To successfully transition a church’s worship, there must be a clear, understandable vision that is placed before the people. And with that, as leaders, we MUST know clearly where we are going. So often, churches that encounter worship wars do so because the leadership begins making changes without casting a vision of why the changes are being made. Tom Kraeuter says it well in his book, Guiding Your Church Through a Worship Transition:

In churches that have a clearly defined and frequently articulated vision, there is almost always more sense of purpose. The peole are more involved and feel as though what they are doing counts for something bigger than their own little lives.

Without vision the church becomes simply a bless-me club. All we think about is our church. We want the services to be enjoyable to us. No thought is given to reaching the lost and others God might be drawing to our congregation. The whole picture becomes focus on me….

If we as leaders have not given our flock a vision, how could we expect them to focus outside of themselves?

As I have considered the process, I would summarize these important steps to successfully inculcating the vision of worship renewal in your church:

  1. Pray and seek God’s heart for His vision for your church’s corporate worship times. Be sure this is God’s desire for your church, not just a desire to be like the church down the street.
  2. Determine clearly what that vision looks like, taking into consideration more than just musical styles. How do we dress? What does the platform look like? What is the role of the choir? What instrumentation will we use? What should the pulpit look like? If we have a choir, what will they wear? How do we utilize video? How do we utilize lighting? How will we encourage congregational participation in worship? There are so many things to consider here, and all of this should be very clear in the heads of the leaders.
  3. Be able to clearly articulate the why of all the change. Is it related to a missional mindset? Is it following the commands of Scripture? Does it come from a clear direction from God?
  4. Cast the vision CLEARLY to the congregation, helping them understand the reasons for the change and the clear goals that are before them. This will help people get beyond personal preferences and help them focus on a unified goal. This can involve sermons on the issue, documents with the vision and plan clearly laid out, informal conversations with key influencers, discussion groups, etc.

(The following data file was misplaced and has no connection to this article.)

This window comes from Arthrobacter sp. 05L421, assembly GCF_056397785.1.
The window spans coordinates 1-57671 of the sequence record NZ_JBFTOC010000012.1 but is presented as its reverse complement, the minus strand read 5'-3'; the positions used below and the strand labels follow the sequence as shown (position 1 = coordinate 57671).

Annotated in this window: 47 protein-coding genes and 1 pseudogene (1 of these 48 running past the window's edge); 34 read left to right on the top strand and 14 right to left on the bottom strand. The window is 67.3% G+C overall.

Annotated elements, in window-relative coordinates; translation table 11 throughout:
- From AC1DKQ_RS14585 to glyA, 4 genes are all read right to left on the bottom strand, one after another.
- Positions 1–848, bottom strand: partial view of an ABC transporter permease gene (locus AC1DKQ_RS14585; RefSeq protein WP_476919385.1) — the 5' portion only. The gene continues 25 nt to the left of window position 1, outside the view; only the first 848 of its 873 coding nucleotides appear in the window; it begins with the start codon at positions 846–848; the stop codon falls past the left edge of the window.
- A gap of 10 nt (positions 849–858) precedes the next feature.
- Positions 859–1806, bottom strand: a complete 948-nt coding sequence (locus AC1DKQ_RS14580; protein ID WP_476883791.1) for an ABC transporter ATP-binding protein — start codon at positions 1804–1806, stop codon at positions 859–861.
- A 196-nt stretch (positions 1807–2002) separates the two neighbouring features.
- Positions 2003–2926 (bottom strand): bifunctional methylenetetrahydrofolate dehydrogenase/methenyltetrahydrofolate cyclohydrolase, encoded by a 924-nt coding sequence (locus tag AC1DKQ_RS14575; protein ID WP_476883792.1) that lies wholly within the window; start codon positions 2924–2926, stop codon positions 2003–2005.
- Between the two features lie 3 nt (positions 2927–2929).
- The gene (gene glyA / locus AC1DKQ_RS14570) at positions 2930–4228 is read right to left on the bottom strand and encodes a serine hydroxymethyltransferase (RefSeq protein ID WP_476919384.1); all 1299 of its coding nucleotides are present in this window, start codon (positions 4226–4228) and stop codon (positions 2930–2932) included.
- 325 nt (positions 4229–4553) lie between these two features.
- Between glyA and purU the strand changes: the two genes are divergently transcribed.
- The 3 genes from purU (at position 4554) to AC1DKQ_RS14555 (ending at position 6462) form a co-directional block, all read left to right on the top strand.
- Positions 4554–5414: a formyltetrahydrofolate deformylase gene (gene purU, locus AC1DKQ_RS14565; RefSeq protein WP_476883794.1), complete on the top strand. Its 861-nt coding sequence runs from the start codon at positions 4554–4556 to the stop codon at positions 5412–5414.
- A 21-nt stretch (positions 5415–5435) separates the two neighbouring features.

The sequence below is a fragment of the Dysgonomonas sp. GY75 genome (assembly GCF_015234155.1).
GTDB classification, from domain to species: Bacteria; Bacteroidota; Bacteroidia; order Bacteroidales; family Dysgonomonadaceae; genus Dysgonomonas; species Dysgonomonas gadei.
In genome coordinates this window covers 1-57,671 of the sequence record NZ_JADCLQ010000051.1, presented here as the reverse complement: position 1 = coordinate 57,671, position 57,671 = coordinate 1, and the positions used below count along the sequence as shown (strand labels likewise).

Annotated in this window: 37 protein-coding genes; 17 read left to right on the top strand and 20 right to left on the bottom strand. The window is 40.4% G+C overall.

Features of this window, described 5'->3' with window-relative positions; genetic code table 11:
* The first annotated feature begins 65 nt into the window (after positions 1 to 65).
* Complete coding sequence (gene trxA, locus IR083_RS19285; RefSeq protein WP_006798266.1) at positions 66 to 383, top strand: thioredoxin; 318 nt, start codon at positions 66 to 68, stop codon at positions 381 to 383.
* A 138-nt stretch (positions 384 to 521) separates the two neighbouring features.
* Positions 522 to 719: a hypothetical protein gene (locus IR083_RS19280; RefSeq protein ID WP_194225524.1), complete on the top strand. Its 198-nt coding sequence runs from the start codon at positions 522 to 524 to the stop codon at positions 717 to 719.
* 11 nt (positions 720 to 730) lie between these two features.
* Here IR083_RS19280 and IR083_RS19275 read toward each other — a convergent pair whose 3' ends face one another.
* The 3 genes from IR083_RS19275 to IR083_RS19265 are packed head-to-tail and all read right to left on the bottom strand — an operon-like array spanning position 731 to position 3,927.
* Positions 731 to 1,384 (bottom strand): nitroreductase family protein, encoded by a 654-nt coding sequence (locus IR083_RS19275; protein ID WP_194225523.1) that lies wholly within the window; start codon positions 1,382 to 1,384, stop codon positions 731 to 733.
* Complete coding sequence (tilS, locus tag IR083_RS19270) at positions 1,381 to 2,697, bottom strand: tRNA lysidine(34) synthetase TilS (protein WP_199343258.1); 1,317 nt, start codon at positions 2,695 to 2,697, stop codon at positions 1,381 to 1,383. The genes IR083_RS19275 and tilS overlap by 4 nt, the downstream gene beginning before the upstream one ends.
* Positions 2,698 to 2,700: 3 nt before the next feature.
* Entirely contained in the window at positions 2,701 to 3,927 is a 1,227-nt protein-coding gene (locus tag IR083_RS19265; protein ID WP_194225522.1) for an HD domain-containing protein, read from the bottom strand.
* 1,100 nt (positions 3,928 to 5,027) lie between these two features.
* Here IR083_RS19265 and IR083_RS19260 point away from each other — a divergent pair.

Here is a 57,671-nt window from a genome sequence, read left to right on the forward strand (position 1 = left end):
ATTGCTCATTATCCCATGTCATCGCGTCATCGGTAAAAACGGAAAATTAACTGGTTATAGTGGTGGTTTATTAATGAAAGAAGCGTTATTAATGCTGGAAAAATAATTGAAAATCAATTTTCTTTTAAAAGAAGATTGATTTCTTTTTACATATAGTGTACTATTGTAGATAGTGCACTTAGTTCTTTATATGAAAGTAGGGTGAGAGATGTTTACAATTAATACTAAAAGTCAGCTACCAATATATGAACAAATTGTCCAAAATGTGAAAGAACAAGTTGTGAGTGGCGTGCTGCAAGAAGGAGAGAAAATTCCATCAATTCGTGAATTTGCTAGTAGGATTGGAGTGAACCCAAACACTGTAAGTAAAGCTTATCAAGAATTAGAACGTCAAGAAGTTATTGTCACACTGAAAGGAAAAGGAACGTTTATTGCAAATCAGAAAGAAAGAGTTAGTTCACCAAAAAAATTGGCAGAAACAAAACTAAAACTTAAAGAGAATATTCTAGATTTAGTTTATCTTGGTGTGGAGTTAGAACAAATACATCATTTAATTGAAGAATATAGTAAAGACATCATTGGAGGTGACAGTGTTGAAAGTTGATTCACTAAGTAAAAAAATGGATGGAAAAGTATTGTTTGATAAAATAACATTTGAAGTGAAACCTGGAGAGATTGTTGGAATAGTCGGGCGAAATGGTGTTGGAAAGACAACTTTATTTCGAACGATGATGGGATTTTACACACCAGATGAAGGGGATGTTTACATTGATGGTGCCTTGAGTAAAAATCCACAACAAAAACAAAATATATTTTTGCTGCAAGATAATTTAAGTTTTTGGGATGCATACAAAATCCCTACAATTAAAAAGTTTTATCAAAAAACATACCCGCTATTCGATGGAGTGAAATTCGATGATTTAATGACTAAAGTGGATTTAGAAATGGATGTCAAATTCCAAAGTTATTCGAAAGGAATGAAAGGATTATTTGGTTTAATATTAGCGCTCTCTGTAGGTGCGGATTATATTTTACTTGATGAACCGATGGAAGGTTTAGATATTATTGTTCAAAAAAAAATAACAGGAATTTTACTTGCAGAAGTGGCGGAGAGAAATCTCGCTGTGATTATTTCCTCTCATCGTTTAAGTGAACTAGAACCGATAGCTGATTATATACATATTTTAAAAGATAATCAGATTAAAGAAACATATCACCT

5. Be sure your leadership is unified in where they are heading. Dissension among leadership ranks can lead to some bad conflict and a possible derailing of the vision.
  6. Teach on worship. Help the people understand the biblical basis of worship. Once they “get it,” the change will come much easier.
  7. Pray some more. Pray for your congregation and the leadership that the transition will be a growing time for the church as they learn more about worship and the heart of God. Pray that God will be lifted up and Satan would have no foothold in this process.

I want to leave you with another quote from Kraeuter’s book:

One pastor made a statement I never considered before: “Whenever the church is making any kind of transition and things don’t go well–people are unsupportive, they refuse to budge from where they’ve been, they don’t seem to grasp where we’re headed–it is usually a leadership problem” I realized he is correct. In general, the failures that I have encountered in churches have usually been because leaders had not done a good job of communicating the vision. And when a church has become inwardly focused because it has no vision, it is in a dangerous place.

As church leaders, the success of a worship transition largely rests on how well we see and communicate the vision. Much to ponder.

I encourage you to share stories–both successful and not successful of how change has occurred in your church.